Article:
Overwatch has been a huge topic in Korea's gaming community. Well, this is thanks to the rampant cheating players did there. Of course, as a studio, Blizzard needs to do something about it. And with that, a new policy has been implemented in hopes to battle the said exploitations.
According to Kotaku, the infamous cheating spree in Overwatch Korea is thanks to the way the net café establishments of the country work. Basically, any player could just walk right into there and create a free Battle.net account. Yes, that's right -- they're able to do without having to pay a single cent.
In its most organic form, any person can draw access to Overwatch there. It became a free-to-play game when it should be the other way around. Obviously, this has hurt Blizzard's sales as well as the title's reputation. Let alone the feelings of other players who resorted to draw in some cash.
As announced in the official site of the studio, Battle.net accounts of Overwatch players in Korea's net cafes will be changed. This is, in a sense, a small step to battling the growing cheating process, which has long plagued the entire community. Well, not to mention the hundreds or so aimbots and the likes.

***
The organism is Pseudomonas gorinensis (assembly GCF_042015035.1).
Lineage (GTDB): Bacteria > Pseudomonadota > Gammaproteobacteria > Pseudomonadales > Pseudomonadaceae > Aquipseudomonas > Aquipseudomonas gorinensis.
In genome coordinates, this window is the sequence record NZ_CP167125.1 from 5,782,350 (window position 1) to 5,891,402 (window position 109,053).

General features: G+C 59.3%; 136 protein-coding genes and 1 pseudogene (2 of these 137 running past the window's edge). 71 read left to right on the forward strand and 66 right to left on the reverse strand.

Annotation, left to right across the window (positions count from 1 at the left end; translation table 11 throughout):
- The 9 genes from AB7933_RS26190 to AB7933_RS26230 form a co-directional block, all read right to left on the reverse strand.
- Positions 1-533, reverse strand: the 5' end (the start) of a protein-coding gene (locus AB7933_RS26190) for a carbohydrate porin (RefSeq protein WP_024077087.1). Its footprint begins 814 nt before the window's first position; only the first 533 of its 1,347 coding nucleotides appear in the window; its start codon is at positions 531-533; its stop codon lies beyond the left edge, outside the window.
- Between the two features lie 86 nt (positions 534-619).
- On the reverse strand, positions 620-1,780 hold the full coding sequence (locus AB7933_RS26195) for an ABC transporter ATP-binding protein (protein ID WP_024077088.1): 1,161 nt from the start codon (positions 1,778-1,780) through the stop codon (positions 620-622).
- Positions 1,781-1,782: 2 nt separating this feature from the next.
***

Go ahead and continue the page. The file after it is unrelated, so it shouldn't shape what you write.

Starting Feb. 17, for Overwatch players to access the game, logging into an authorized Battle.net account will be necessary. This will be primarily applied to those who want to play at any Korean net cafes. With this, it will be impossible to utilize those free accounts.
Korean accounts, compared to Overwatch players abroad, will be stricter. It'll require personal information as well as a social security number. Although Blizzard doesn't want to apply such complicated process, the need to do so is quite inevitable. This means that if a player has been banned, he/she has to find a way to acquire another social security number so as to enter the game.